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John Stevenson
07-07-2007, 08:41 AM
As some of you may know I make dividing plates up for special applications and other uses.

Yesterday I had a pair of plates in that required two more to make the set up.
All plates follow roughly two standards, the Brown and Sharp standard which cover all holes up to 40 and the regular ones after that.
The second standard is the Cincinnati which uses a series of high number plates to get more divisions.
These were more of the Cincinnati type with high numbers but what made them special was some of the holes were bushed.

http://homepage.ntlworld.com/stevenson.engineers/lsteve/files/dividing%20plate.jpg

At first I thought this was to repair worn holes but a closer look showed that every 10th hole was bushed to make the counting easier. The two plates had also been screwed together, presumably to stop them being lost and keep them thinner as double sided plates are usually thick so the holes don't run into one another.

This is the first time I have seen this done and I have had some plates come thru the shop.

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oldtiffie
07-07-2007, 11:14 AM
Deleted/edited-out

moldmonkey
07-07-2007, 01:43 PM
My K&T Model K 5:1 dividing head has similiar plates. I had noticed the bushed holes at the start but hadn't noticed the every 10th one feature. That's nice. I got it a couple months ago, cleaned it up, & haven't used it yet.

lazlo
07-07-2007, 02:12 PM
All plates follow roughly two standards, the Brown and Sharp standard which cover all holes up to 40 and the regular ones after that.
The second standard is the Cincinnati which uses a series of high number plates to get more divisions.

John, I thought there were more "standards" than the Brown & Sharpe and the Cincinnati?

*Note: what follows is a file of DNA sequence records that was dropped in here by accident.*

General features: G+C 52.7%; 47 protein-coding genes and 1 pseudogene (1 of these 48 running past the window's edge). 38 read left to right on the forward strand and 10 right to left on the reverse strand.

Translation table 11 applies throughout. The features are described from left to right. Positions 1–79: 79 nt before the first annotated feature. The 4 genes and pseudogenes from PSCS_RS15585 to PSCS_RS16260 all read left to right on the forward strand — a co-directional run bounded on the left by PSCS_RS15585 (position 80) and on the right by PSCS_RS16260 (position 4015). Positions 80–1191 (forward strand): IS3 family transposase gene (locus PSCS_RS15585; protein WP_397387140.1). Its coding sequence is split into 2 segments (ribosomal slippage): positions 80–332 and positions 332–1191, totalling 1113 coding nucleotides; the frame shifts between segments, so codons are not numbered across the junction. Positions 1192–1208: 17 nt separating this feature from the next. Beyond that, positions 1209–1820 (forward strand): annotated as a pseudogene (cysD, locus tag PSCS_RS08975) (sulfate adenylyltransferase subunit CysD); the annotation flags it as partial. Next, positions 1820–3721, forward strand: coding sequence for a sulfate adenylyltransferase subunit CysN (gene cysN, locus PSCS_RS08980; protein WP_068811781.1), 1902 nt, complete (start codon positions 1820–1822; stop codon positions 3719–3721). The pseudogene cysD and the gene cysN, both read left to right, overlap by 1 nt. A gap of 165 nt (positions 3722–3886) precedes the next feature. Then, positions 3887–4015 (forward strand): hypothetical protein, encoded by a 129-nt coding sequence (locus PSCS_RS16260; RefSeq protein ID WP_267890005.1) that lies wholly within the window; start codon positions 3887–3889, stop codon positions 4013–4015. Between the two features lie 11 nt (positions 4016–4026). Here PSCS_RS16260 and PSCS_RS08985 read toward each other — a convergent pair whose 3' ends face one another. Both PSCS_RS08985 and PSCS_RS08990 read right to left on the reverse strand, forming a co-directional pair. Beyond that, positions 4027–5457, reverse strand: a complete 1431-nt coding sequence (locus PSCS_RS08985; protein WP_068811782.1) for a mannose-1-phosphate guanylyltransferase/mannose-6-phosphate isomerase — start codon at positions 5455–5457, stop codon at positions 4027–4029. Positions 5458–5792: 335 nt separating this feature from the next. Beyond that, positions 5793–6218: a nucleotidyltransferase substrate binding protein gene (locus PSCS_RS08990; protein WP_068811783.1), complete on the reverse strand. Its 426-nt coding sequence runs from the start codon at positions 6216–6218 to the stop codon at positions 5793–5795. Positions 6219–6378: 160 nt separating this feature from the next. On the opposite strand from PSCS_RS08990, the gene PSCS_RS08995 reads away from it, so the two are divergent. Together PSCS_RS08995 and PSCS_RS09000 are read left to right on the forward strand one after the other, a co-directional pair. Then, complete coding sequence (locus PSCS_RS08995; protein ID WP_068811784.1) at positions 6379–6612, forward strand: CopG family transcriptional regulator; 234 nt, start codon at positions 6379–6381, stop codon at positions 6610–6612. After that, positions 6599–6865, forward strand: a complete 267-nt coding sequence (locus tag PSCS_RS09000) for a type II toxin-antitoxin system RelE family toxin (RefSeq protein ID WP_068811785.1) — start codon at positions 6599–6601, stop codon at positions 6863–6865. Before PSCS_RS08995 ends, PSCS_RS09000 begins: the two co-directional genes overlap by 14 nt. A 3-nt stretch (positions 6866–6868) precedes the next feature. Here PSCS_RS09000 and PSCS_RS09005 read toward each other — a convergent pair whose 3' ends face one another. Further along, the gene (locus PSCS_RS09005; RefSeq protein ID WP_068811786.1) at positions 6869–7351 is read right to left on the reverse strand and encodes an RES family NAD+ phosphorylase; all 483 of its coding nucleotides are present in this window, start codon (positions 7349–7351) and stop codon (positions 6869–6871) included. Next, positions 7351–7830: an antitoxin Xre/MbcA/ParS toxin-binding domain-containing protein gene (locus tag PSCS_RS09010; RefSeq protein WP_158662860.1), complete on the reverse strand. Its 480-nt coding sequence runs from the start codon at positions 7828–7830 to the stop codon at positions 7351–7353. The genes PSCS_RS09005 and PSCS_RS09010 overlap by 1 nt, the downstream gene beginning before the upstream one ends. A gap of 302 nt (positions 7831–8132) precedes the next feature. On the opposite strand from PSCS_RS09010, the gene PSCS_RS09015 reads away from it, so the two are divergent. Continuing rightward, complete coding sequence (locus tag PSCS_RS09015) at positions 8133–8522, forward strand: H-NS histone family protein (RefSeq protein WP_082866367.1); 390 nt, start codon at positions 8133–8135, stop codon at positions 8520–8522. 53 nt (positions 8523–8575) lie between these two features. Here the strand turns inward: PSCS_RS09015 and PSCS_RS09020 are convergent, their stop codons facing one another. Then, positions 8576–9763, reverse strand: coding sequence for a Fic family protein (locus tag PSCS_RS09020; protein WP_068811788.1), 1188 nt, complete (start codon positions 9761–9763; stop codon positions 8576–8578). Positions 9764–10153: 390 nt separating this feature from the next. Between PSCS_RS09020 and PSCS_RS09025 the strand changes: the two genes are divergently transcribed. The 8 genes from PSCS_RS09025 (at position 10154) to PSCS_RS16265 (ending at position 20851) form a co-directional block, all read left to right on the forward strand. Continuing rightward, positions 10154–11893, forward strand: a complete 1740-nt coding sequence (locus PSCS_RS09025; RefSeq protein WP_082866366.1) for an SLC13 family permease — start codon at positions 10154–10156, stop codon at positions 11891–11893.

I thought the Brown & Sharpe dividing head, like my Ellis, was supplied with three plates that direct index up to 49 holes:

#1: 15, 16,17,18,19, 20
#2: 21, 23, 27, 29, 31, 33
#3: 37, 39, 41, 43, 47, 49

The Brown & Sharpe was a differential head, so the B&S tables assume you're using change gears for most of the hole numbers above 49.

The Ellis, Carrol and L & W dividing heads (and probably several others) can't do differential indexing, so they had a second set of "High Division Index Plates" for direct indexing up to 99. In fact, I was going to ask you how much you wanted for a set of these 4 "High Number" plates, plus an extra ring of 127 :)

Ellis Plates:
#4: 25, 61, 71, 83, 91, 93
#5: 51, 53, 63, 73, 81, 96
#6: 22, 57, 67, 77, 87, 97
#7: 28, 59, 69, 79, 89, 99

The Cincinnati dividing head was also differential, and shipped with a single double-sided wheel with up to 66 divisors:

Side A: 24, 25, 28, 30, 34, 37, 38, 39, 41, 42, 43
Side B: 46, 47, 49, 51, 53, 54, 57, 58, 59, 62, 66

The Cincinnati also had an optional set of 3 double-sided "High Number Indexing Attachment" wheels that had direct indexing holes up to 200 (!)

So your plate looks like the double-sided "standard" of a Cincinatti, but the holes (up to 99) look like they were from a non-differential dividing head like an Ellis or L&W.

Forrest Addy
07-07-2007, 03:31 PM
Bushed? Well I never reallry looked that closely. I was under the impression that the holes were circumsscribed, not bushed.

New stuff every day - even after 45 years.

lazlo
07-07-2007, 05:17 PM
Bushed? Well I never really looked that closely. I was under the impression that the holes were circumscribed, not bushed.

I think John meant circumscribed Forrest. If you look at the picture he posted, it looks like every 10th hole is etched. Nice touch.

John Stevenson
07-07-2007, 07:05 PM
Bushed? Well I never reallry looked that closely. I was under the impression that the holes were circumsscribed, not bushed.

New stuff every day - even after 45 years.

Forrest,
Now you mention that I'm not sure, trouble is the plates have gone back but I can get them again to look on the back to see if it is a bush but circumscribed does make more sense.

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